The best budget MFT Lens isn’t just cheap – it’s affordable, well-built, and up to the job. After all, who wants to buy a cheap lens only to buy another later?
Fortunately, Olympus has you covered with some outstanding fast prime lenses and a high-quality do-it-all travel zoom. So, which is the best budget MFT lens for you? Let’s find out. Jump to Conclusion
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Best Budget MFT Lens Testing
I have the good fortune of owning all four of these lenses. And, for the sake of contrast, I have also shot with Olympus’s trinity of F2.8 Pro Zooms – the cream of Micro Four Thirds. Read Best Olympus Lenses – 5 Essential Lenses for Micro Four Thirds.
Make no mistake, each of the three F2.8 Pro lenses is an exceptional performer. Yet they cost three times as much as the best budget MFT lenses on this list and are certainly not three times as good.
In fact, in their element, each of these budget MFT lenses can actually outperform their more expensive counterparts. For instance, I’d much rather shoot portraits with the Olympus 45mm F1.8 than the Olympus 12-40mm F2.8 Pro. So, without further ado, here are the best budget lenses for Micro Four Thirds.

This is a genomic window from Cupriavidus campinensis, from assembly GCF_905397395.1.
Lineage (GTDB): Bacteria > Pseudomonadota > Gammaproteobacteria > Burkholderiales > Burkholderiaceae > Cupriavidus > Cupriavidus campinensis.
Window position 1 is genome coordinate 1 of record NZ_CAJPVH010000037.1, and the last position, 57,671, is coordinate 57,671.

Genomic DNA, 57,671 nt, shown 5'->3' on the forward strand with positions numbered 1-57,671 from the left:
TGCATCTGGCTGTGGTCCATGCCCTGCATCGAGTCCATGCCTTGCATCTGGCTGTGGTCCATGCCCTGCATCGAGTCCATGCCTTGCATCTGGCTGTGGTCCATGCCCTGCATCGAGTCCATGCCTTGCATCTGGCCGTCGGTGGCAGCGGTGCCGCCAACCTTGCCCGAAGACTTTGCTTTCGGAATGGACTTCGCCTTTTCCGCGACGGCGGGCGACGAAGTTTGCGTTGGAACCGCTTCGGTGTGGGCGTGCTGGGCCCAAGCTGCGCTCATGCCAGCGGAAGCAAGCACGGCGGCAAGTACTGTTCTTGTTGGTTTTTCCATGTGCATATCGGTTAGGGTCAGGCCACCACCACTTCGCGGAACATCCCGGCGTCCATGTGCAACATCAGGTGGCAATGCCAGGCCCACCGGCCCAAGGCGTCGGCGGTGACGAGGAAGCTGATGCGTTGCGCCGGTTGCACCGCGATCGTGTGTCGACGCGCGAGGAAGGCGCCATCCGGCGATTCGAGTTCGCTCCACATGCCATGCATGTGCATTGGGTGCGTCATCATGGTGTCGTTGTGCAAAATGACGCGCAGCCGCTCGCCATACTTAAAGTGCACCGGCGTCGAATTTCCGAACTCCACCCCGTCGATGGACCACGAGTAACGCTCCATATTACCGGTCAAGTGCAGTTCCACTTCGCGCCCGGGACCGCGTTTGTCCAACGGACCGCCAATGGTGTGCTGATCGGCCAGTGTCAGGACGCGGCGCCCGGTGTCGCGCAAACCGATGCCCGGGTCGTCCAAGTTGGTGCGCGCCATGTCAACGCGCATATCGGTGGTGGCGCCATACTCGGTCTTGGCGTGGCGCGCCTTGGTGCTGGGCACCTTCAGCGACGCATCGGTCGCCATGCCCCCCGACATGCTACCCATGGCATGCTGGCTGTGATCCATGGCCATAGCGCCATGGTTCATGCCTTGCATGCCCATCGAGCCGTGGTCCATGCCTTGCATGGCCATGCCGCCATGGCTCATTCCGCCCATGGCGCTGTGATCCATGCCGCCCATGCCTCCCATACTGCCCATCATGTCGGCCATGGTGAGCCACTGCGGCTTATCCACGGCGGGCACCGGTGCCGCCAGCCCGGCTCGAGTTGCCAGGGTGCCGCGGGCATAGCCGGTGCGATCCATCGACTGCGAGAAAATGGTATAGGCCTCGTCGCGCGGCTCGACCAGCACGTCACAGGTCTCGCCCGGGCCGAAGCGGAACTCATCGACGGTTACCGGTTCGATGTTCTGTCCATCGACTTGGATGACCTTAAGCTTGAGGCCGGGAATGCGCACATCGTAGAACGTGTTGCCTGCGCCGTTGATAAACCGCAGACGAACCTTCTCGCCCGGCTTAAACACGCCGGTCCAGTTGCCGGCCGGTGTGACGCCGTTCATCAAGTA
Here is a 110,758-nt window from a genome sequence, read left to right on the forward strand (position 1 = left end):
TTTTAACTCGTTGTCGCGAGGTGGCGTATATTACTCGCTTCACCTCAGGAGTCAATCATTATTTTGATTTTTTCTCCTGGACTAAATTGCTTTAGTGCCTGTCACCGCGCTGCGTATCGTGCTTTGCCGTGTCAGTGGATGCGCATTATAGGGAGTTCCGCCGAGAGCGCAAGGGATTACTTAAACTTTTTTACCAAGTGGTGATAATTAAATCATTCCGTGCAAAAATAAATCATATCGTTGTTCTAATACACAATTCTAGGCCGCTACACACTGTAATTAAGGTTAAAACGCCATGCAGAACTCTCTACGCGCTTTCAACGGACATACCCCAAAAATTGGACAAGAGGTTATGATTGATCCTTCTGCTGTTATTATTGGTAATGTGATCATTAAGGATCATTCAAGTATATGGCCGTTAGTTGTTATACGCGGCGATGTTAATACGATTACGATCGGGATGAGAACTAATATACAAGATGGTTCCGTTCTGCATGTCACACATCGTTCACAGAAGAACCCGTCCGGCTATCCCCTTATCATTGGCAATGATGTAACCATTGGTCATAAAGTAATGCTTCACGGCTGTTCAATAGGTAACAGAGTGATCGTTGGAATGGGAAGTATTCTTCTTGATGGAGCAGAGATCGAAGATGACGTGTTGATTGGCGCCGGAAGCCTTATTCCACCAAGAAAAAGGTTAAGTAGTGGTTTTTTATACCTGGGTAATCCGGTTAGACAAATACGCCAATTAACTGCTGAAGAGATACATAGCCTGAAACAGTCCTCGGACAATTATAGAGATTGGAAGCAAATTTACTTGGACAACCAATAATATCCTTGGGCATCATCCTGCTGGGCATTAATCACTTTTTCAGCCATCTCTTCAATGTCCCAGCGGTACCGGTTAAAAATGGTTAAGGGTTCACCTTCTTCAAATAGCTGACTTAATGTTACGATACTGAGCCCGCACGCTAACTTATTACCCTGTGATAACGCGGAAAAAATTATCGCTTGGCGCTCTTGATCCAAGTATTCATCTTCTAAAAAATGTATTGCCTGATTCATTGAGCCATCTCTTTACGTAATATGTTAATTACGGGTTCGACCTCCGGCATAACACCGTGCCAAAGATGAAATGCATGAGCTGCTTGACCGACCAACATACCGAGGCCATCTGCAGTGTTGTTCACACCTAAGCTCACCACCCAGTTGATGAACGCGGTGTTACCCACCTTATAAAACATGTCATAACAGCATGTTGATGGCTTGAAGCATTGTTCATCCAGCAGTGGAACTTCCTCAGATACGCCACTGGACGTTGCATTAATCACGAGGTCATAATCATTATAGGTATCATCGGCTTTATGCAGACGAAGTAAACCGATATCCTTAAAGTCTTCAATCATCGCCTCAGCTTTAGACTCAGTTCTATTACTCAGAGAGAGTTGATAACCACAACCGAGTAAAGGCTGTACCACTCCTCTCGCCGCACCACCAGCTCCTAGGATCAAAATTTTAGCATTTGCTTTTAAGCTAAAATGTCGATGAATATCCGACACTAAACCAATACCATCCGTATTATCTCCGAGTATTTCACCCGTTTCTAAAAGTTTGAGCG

The Olympus 17mm F1.8 is an extremely compact prime lens serving up a wide 65-degree angle of view – roughly equivalent to a 35mm lens on a Full Frame camera.
The image quality is very good, with excellent sharpness, attractive contrast, and decent background blur. The Olympus 17mm’s large, fast, and bright F1.8 aperture means it will capture more than four times as much light as a typical kit lens – ideal for keeping your camera ISO low and your image quality high. Read What is Camera ISO in Photography.
Regarding focusing speed, the Olympus 17mm F1.8’s autofocus is reliable and near instantaneous. Furthermore, the Olympus 17mm F1.8 is one of the few non-Pro lenses to feature a manual focus clutch – a feature I use quite a bit.
Make no mistake; the Olympus 17mm F1.8 is an excellent lens. Therefore, whether this is the lens for you depends on how you feel about its wide 17mm (35mm Equiv.) focal length. Read 35mm vs 50mm Lens.
In terms of photography cliches, the Olympus 17mm F1.8 is ideal for street and journalistic-style photography but is much too wide for distortion-free portraits. But, if you prefer to capture life as it happens around you, the tiny Olympus 17mm is well worth a look. Read Olympus 17mm F1.8 Review.
Olympus 25mm F1.8